The Heart of Jesus is beating, today in me, when I try to act as he would in my circumstances.  

For in sacrifice you take no delight, burnt offering from me you would refuse, my sacrifice, a contrite spirit. A humbled contrite heart you will not spurn.

Psalm 50; 16 – 17 

Religion that is pure and undefiled before God, the Father, is this: to care for orphans and widows in their distress, and to keep oneself unstained by the world.

 James 1: 27 

He has told you, O man, what is good; and what does the Lord require of you but to do justice, and to love kindness, and to walk humbly with your God?

Micah 6:8 

As life goes by, the question arises in my mind about true religion. What is it?

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The Sacred Heart Statue in our Church.

(My favourite statue of this great mystery as so many others are gaudy and unrealistic) 

June is always dedicated to “The Heart of Jesus” and this emphasises the importance of man and woman. The feast of the Heart of Jesus emphasises the humanity of the Word of God, and is the gateway to let Jesus be alive and well in me. I would like to explain.

There is no question about it: I have changed a bit and I thank God for it. We sing a hymn to the Holy Spirit at Pentecost time asking the Holy Spirit to fall afresh on me, and then, melt me, mould me, fill me and use me. I think He has a lot of work to do on this particular human being, the person of Fr. Jonathan.

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Sometimes there is a need to give up a Religious Duty for a person in need. 

Duty means a lot to me, and I always see the need to do my duty. But it can be out of proportion. For instance when the time for saying our prayers together comes, I want to be there on time. When I celebrate Mass, I want to do it well, with dignity, properly. If guests come, I must get ready for them and look after them properly. It is my duty – but, sometimes, it is impossible to achieve, because some person needs me, for them. To illustrate:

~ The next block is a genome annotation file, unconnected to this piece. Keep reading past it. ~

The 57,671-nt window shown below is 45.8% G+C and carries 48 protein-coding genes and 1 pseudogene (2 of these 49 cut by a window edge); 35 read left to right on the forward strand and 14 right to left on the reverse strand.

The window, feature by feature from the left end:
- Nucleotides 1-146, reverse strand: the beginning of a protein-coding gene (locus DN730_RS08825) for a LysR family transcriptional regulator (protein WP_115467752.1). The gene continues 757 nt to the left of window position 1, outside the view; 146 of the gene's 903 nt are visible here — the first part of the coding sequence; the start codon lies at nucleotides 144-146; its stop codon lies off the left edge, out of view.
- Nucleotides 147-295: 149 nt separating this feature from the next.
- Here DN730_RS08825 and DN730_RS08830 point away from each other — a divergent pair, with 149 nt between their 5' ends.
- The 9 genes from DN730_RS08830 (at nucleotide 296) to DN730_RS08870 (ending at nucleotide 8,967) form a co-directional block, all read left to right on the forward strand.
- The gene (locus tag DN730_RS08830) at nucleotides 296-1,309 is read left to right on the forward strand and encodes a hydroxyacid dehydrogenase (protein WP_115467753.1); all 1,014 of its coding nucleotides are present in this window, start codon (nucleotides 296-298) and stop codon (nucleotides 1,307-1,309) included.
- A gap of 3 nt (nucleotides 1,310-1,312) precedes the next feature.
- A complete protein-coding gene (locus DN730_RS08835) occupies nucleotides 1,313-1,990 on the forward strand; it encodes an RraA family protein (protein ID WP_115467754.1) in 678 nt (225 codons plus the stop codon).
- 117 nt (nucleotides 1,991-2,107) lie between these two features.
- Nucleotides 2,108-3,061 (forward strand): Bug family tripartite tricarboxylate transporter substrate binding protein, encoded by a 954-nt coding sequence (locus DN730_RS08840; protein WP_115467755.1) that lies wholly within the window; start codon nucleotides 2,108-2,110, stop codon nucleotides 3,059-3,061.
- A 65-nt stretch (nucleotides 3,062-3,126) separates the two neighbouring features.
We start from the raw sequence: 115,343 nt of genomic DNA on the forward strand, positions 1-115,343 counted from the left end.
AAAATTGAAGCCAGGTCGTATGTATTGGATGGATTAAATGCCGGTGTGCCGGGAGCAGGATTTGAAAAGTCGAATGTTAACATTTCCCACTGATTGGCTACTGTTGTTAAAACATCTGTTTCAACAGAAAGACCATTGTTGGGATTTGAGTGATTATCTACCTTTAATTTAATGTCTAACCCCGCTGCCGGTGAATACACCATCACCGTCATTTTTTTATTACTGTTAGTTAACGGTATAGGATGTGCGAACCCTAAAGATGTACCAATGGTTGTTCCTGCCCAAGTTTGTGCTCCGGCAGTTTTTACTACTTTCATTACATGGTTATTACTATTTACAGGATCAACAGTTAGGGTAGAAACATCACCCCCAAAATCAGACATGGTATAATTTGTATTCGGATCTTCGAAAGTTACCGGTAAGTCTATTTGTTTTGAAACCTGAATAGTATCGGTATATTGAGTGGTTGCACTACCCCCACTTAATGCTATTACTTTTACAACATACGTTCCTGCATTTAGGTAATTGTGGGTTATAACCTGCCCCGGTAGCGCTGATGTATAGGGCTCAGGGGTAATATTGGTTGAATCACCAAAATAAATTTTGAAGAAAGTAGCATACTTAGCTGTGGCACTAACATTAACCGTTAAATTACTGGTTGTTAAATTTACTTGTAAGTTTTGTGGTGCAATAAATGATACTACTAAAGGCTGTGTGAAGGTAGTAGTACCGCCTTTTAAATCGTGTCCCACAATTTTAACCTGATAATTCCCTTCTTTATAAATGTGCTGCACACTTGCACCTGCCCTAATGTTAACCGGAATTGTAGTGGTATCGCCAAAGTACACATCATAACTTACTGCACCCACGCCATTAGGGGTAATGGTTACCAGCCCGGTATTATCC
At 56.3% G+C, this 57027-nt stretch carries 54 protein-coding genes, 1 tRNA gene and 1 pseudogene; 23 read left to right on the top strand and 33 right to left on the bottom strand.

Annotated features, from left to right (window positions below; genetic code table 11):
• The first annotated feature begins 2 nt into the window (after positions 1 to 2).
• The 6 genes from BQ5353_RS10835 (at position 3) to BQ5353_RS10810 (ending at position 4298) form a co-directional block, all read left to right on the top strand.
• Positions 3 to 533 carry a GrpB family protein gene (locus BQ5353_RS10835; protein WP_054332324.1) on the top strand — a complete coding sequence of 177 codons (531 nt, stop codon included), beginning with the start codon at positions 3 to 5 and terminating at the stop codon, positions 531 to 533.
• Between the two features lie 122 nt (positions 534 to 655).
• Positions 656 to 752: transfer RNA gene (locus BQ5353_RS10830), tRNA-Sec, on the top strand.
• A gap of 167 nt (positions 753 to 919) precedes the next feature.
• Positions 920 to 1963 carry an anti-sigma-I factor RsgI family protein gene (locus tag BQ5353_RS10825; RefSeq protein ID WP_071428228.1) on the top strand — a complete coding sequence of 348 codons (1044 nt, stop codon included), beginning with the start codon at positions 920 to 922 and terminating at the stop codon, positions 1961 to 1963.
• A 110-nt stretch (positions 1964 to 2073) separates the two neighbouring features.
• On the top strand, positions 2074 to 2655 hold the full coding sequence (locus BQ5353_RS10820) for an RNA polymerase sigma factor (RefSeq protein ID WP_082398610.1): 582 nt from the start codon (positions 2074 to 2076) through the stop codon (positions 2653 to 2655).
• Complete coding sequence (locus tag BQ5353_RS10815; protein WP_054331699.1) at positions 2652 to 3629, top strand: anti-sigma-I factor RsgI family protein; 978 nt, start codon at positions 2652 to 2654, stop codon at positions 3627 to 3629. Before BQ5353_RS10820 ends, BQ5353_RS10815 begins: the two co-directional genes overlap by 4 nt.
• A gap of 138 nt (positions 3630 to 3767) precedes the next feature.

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Simon of Cyrene helps the tired and failing Jesus to carry his cross

 One day I thought it was my duty to clear out the pile of two years of newspapers that had accumulated making a great mess in one of our rooms. While I was hard at work, somebody needed to talk to me about a pastoral matter, and I told the person; “Can’t you see I am busy!” It was typical of putting duty before the love that God expects of me in the present moment and, though that happened about 24 years ago, it is still vivid in my memory as a learning point in my life; and I still struggle with this. Recently, when I was in the middle of doing a lot of things to prepare for a Governors’ meeting, somebody wanted me to send them an email. It meant stopping what I was doing and giving my attention to that small issue. I felt resentful, and wished the other would go away! However, I did the email though and felt the happier. Another occasion was when I had not said my prayers – a daily duty – but I had a chance to talk to somebody who had been facing death, and might reach that point. I failed in my prayers, but spent real quality time with my friend. I felt guilty at the failure of duty. Each day I am called to die to self, if I want to be a disciple of Jesus. Another example: I much prefer to spend time with somebody I like, and feel happy to be with, but I need to discipline myself not to let that encounter happen until the right moment arrives, and can then act in the right way, with the right motivation. If I do the right thing, I always feel the better; I feel the love that is that of the heart of Jesus – his way of acting.

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Jesus helps Peter from sinking into the water